$15,000 grant for PATH students
Published: Wednesday | August 19, 2009
Minister of State in the Ministry of Labour and Social Security Andrew Gallimore, interacts with students participating in the Steps to Work Summer Camp at the Albert Town High School in Trelawny. Approximately 100 children from the southern section of the parish, who are from households benefitting from the Programme of Advancement Through Health and Education (PATH), are participating in the two-week camp funded by the World Bank. - contributed
The Government is adding another incentive to the Programme of Advancement through Health and Education (PATH), Andrew Gallimore, Jamaica's minister of state in the Ministry of Labour and Social Security, has announced.
"Starting this October, every single child who has graduated from high school, who lives in a PATH household, who applies and is accepted to an institution of higher learning, will receive a grant from the Ministry of Labour and Social Security, from the PATH programme, for $15,000," Gallimore said.
He said the Government was hoping that the incentive would encourage more young people to pursue educational development.
Gallimore was giving the keynote address at the official opening of the Steps to Work Summer Camp at the Albert Town High School in Trelawny on Monday. The camp, a component of PATH's Steps to Work Programme is funded by the World Bank and ends August 28.
More than 100 students - from PATH households - who have just left grades nine and 11 in high, all-age and junior high schools in southern Trelawny are attending the summer camp. It is aimed at providing productive options for students during the summer holidays and also to assist in character building and the development of social, community and life skills.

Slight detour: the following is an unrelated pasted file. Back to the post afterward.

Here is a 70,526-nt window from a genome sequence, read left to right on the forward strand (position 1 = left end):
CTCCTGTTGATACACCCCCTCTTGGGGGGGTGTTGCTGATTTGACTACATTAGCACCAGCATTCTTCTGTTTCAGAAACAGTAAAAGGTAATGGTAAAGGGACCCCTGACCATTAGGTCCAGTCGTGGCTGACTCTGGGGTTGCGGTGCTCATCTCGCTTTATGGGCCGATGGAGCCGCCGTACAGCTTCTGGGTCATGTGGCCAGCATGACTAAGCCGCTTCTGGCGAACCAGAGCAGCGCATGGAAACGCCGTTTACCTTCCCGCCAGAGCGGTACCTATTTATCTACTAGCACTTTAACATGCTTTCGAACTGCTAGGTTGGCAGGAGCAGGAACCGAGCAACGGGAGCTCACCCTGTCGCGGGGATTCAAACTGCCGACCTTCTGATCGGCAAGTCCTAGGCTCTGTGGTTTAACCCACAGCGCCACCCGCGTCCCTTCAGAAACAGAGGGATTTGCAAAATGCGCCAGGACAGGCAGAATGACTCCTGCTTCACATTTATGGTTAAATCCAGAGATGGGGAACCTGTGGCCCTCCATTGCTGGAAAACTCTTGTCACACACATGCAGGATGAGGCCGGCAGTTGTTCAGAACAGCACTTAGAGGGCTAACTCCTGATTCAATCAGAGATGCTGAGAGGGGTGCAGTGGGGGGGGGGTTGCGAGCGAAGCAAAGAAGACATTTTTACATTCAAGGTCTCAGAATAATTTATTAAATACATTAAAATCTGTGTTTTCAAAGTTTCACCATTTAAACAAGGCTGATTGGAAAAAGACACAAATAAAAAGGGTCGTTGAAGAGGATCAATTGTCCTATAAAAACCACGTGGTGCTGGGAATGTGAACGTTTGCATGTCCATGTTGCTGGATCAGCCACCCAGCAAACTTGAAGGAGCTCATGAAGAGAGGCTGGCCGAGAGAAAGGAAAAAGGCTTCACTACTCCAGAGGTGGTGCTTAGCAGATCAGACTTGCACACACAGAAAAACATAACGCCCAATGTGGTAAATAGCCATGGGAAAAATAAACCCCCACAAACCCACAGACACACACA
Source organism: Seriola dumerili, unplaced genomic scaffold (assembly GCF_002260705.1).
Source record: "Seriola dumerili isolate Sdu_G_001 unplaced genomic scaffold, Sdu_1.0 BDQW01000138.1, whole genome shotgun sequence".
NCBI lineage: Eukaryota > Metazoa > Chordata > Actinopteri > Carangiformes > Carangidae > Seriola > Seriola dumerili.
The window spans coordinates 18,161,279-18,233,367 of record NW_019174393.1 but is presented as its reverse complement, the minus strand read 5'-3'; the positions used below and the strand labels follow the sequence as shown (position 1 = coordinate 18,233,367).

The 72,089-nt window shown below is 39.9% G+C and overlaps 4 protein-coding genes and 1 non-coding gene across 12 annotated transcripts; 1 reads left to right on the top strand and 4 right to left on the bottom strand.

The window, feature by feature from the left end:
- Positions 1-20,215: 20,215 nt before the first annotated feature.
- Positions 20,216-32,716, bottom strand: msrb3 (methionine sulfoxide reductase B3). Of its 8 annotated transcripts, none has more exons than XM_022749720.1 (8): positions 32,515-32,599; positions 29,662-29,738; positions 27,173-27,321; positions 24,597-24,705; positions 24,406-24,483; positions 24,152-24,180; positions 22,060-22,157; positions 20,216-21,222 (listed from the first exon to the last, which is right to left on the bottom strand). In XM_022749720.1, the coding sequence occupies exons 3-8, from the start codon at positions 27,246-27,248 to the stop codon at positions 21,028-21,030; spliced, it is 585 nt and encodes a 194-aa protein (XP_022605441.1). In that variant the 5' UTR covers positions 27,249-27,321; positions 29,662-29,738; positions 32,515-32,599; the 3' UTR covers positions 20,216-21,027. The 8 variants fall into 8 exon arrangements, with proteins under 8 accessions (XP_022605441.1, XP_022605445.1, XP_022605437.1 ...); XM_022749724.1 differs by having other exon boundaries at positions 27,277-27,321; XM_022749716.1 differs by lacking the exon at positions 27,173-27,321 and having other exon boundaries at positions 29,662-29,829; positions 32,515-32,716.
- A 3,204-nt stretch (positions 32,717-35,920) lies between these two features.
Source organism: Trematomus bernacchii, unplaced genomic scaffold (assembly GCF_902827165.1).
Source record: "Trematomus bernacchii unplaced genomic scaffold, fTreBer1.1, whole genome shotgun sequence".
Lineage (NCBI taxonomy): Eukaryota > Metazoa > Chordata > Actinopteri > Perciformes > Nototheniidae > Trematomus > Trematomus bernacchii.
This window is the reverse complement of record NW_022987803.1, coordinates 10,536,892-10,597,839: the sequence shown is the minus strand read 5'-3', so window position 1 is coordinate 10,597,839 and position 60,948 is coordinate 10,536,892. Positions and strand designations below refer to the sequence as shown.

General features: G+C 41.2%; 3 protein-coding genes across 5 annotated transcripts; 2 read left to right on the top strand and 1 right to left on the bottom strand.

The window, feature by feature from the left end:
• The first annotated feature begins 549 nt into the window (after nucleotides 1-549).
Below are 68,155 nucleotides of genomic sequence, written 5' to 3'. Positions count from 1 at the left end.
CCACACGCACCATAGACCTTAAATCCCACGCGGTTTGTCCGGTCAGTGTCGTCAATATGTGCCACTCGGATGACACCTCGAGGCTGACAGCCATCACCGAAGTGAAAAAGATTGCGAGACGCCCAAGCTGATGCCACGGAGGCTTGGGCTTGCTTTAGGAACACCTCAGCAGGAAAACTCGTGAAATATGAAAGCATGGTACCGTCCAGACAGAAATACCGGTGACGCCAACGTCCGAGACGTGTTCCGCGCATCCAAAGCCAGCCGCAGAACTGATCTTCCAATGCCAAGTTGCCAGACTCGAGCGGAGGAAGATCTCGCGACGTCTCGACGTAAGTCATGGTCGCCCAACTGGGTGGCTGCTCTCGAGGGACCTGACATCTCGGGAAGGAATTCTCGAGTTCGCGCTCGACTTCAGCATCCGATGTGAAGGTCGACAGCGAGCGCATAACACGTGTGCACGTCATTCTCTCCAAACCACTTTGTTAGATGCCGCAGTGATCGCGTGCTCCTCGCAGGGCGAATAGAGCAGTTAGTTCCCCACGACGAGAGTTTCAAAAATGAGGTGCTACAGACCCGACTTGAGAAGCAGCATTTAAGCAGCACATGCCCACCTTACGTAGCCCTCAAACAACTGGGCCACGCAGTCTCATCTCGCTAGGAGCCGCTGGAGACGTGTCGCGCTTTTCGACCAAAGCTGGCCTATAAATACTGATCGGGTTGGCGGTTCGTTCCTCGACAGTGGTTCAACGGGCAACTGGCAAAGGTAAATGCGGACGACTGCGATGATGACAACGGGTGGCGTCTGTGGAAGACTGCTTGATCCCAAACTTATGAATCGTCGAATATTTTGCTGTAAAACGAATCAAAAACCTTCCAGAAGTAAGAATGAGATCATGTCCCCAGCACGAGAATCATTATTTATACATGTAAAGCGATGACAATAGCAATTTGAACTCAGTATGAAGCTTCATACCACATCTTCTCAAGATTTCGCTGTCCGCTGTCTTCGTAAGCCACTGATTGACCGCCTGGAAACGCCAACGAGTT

Gallimore encouraged the participants to set clear goals and to make use of the opportunities. He stated that the Government was fully committed to assisting children in PATH participating households, adding that there are over 350,000 PATH beneficiaries.
"We have seen a significant increase in mothers taking their babies to the health centres. We have seen a 38 per cent increase, as a result of the conditional cash transfer system through the PATH programme," he said.
"We have seen a three percent differential between children who are on the PATH programme, and children who are not, meaning that children who are on the PATH programme are outperforming children who are not, where school attendance is concerned," he noted.
He said a differential payment plan being implemented will encourage young people to stay in the school system, with an additional incentive for boys who decide to continue on to grades 10 and 11.